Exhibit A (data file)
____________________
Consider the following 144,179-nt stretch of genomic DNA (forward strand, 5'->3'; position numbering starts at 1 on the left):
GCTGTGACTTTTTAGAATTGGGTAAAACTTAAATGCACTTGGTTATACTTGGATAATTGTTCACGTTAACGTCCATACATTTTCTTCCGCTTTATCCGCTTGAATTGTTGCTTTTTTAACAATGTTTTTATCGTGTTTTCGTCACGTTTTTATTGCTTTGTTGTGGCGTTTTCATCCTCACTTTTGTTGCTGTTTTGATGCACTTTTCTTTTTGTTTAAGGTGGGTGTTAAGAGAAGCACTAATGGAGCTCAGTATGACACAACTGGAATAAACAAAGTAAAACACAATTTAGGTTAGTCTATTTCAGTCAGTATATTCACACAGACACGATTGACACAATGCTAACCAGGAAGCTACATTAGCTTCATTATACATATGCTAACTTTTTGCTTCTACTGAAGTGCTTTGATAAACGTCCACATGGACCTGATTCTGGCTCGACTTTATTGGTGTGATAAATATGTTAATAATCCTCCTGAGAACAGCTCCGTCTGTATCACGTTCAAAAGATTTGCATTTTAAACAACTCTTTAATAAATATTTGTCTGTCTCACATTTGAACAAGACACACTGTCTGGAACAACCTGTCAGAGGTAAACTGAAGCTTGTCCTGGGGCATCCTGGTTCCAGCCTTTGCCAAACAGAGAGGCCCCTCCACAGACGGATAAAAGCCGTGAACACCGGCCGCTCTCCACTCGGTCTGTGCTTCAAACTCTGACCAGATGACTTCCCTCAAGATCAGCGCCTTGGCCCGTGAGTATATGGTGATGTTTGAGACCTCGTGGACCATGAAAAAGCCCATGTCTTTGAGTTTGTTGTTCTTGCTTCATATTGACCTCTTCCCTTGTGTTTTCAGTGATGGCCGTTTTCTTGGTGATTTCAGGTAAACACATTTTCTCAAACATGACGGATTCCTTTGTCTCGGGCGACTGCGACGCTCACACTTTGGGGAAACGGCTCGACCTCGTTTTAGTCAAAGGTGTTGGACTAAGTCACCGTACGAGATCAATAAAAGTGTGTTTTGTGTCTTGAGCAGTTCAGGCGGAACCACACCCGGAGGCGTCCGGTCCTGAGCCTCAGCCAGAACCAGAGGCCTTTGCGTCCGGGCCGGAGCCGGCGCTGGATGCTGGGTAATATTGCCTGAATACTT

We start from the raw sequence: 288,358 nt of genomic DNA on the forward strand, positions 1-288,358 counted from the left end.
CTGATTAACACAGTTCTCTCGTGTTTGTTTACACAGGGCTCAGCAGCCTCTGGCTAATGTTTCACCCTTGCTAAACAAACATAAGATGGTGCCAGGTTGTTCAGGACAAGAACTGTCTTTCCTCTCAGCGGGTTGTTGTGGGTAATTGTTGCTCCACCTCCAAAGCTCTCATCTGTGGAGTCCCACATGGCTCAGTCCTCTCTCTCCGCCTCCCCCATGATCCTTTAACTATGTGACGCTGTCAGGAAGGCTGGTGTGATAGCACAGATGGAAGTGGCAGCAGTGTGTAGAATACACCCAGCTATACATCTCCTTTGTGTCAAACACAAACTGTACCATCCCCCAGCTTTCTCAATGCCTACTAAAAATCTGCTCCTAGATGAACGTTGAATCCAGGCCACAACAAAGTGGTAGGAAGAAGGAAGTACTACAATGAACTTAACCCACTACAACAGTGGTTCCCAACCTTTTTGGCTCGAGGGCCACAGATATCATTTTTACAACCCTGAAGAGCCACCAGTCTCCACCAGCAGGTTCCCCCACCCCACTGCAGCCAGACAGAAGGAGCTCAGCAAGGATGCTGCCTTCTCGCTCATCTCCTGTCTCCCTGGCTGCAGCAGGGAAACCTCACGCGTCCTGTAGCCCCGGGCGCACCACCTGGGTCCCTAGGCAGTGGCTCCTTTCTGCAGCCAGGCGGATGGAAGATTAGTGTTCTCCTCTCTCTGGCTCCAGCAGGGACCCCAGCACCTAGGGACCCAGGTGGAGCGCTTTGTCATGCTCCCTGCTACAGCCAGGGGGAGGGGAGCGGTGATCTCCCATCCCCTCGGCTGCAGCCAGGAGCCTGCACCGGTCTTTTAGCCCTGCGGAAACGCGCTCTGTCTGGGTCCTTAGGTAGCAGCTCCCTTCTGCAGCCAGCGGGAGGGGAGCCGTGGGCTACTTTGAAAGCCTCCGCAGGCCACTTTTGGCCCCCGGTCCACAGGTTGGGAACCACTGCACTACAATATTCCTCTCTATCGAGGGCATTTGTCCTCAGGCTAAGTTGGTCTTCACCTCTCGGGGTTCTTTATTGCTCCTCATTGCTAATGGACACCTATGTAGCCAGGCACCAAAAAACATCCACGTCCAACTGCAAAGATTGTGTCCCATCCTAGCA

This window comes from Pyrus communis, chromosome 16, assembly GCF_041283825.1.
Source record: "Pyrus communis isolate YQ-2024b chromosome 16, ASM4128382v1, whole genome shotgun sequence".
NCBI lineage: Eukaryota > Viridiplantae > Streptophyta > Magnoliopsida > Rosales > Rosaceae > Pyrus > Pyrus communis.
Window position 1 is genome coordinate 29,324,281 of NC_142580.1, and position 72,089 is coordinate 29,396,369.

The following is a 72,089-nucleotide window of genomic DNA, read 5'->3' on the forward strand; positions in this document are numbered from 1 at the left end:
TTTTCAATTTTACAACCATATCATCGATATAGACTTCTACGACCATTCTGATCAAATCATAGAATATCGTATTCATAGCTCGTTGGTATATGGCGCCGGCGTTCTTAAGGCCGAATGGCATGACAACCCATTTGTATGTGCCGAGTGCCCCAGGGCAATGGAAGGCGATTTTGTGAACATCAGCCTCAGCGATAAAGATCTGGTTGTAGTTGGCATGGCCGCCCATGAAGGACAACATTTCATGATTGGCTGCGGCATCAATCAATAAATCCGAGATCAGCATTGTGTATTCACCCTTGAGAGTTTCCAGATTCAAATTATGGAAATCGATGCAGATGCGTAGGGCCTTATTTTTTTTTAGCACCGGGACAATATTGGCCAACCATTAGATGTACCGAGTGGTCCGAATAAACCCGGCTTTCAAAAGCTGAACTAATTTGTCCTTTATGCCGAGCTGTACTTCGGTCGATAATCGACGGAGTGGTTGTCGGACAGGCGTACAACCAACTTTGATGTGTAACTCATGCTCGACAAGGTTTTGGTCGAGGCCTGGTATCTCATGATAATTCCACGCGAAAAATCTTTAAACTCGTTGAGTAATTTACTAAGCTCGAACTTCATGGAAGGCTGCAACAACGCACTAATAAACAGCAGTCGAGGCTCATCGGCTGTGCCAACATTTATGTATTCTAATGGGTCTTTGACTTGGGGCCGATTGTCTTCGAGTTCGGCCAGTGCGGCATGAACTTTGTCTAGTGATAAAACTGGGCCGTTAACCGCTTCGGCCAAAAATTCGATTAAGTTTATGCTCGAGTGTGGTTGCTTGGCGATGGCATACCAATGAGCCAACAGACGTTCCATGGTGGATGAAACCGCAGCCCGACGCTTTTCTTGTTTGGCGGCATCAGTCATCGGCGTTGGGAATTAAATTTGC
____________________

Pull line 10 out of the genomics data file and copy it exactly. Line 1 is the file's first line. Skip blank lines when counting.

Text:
TTTTCAATTTTACAACCATATCATCGATATAGACTTCTACGACCATTCTGATCAAATCATAGAATATCGTATTCATAGCTCGTTGGTATATGGCGCCGGCGTTCTTAAGGCCGAATGGCATGACAACCCATTTGTATGTGCCGAGTGCCCCAGGGCAATGGAAGGCGATTTTGTGAACATCAGCCTCAGCGATAAAGATCTGGTTGTAGTTGGCATGGCCGCCCATGAAGGACAACATTTCATGATTGGCTGCGGCATCAATCAATAAATCCGAGATCAGCATTGTGTATTCACCCTTGAGAGTTTCCAGATTCAAATTATGGAAATCGATGCAGATGCGTAGGGCCTTATTTTTTTTTAGCACCGGGACAATATTGGCCAACCATTAGATGTACCGAGTGGTCCGAATAAACCCGGCTTTCAAAAGCTGAACTAATTTGTCCTTTATGCCGAGCTGTACTTCGGTCGATAATCGACGGAGTGGTTGTCGGACAGGCGTACAACCAACTTTGATGTGTAACTCATGCTCGACAAGGTTTTGGTCGAGGCCTGGTATCTCATGATAATTCCACGCGAAAAATCTTTAAACTCGTTGAGTAATTTACTAAGCTCGAACTTCATGGAAGGCTGCAACAACGCACTAATAAACAGCAGTCGAGGCTCATCGGCTGTGCCAACATTTATGTATTCTAATGGGTCTTTGACTTGGGGCCGATTGTCTTCGAGTTCGGCCAGTGCGGCATGAACTTTGTCTAGTGATAAAACTGGGCCGTTAACCGCTTCGGCCAAAAATTCGATTAAGTTTATGCTCGAGTGTGGTTGCTTGGCGATGGCATACCAATGAGCCAACAGACGTTCCATGGTGGATGAAACCGCAGCCCGACGCTTTTCTTGTTTGGCGGCATCAGTCATCGGCGTTGGGAATTAAATTTGC